"The lights are growing dim, Otto. I know a career of corruption and heavy-handedness has led me to this sorry fate...and yet, I blame society. Society made me what I am."
"You're going to be all right man."

. . .

"Maybe not."

It ain't Shakespeare, but it do have a point.

hoji
December 25, 2007, 01:46 PM
Quote:
"The lights are growing dim, Otto. I know a career of corruption and heavy-handedness has led me to this sorry fate...and yet, I blame society. Society made me what I am."

"You're going to be all right man."

. . .

"Maybe not."

It ain't Shakespeare, but it do have a point.

Never would have guessed you for a Repo Man fan.

Quote: But what about our relationship? F#@k that.

The Deer Hunter
December 25, 2007, 01:49 PM
How prevelent is this?

From what I hear most of the local boys only shoot before qualification each year.

inkhead
December 25, 2007, 09:30 PM
I'd say in middle america cops are more likely to be military or "gun people". In large cities cops are many times just people.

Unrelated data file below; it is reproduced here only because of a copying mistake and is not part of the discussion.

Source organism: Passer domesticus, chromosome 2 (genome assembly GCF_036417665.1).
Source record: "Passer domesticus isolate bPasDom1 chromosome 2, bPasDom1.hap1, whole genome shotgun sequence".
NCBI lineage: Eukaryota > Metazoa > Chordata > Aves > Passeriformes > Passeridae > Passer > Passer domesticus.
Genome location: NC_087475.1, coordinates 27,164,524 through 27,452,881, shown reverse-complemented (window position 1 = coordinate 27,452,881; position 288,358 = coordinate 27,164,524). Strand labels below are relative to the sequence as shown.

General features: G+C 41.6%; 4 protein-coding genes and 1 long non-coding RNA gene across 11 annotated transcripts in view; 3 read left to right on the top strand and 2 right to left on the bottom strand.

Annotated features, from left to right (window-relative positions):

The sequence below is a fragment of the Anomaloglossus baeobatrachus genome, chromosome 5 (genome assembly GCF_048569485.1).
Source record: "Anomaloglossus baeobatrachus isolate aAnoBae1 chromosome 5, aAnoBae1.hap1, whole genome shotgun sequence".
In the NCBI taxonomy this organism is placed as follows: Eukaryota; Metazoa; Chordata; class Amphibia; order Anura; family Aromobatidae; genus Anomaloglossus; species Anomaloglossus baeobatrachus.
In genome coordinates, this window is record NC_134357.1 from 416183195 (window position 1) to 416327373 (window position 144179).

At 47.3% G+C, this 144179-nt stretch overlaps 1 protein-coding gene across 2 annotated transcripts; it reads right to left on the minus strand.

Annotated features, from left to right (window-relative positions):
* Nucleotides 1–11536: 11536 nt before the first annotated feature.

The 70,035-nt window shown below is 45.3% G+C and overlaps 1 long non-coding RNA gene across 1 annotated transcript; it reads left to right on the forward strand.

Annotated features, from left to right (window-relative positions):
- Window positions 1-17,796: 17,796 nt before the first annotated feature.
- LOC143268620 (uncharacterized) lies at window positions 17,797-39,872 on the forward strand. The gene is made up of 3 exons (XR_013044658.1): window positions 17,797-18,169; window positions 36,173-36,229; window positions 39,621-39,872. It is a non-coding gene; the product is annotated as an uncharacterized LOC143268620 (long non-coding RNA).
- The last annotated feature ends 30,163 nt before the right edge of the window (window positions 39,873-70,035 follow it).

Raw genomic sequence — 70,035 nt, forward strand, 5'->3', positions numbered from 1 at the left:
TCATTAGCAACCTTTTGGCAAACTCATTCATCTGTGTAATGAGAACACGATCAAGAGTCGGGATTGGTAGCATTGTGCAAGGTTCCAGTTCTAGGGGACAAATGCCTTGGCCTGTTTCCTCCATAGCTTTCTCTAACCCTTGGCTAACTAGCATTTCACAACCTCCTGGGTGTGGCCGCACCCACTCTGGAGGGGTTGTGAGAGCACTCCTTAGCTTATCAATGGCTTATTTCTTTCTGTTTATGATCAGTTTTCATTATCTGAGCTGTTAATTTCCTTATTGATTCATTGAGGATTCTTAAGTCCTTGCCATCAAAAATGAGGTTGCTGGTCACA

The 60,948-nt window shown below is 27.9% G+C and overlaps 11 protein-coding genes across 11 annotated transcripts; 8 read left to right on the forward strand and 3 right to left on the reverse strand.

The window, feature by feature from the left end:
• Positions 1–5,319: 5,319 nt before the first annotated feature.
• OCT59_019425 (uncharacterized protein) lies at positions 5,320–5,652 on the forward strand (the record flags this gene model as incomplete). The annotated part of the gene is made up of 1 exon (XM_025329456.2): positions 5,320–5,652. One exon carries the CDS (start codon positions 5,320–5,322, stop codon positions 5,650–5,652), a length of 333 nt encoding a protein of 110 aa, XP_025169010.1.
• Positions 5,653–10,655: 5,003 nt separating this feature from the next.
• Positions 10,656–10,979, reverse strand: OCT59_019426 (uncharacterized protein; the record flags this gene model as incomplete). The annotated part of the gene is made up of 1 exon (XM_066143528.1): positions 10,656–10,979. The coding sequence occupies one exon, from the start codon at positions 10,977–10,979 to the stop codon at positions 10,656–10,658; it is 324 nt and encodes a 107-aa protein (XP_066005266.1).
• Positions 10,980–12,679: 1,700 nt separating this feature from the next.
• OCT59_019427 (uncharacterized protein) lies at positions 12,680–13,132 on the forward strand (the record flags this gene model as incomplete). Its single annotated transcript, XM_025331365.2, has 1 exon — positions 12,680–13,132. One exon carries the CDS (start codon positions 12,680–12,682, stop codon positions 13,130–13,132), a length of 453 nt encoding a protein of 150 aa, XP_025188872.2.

The only thing that really bothers me lately about this is "fear". Police aren't getting enough training. You have cops tasering the hell out of suspects rather than interacting or tackling an apparently unarmed person. It seems in most cases it's somebody who doesn't has been properly trained. You don't have to carry to be trained, but you should feel comfortable enough to. And I think there are a generation of LEOs that aren't familiar enough with their weapons.

sig226
December 25, 2007, 09:48 PM
Bill, your answer depends on where you are and the mindset of the departments there. I was hanging around with a friend of mine who is on a tac team one evening this summer. We watched a sheriff's patrol boat driving up a canal and the conversation turned to an officer killed in Dade County that day. They thought the killer might be heading north, through our county. "Anybody packing?" my friend asked.

Police officers have a lot to do besides shooting guns. Many cops will never draw their sidearm in anger in a long career. Of the ones who do, most of these won't fire it. They have tons of other stuff to do. They have to learn the laws and procedures. They have to be good drivers. They have to know what to do in case of fires, accidents, and deaths. They have to be able to communicate what they saw so that their testimony will be valid in court. They have to know evidence and custody procedures. They have to know what to do in the event of a declared emergency.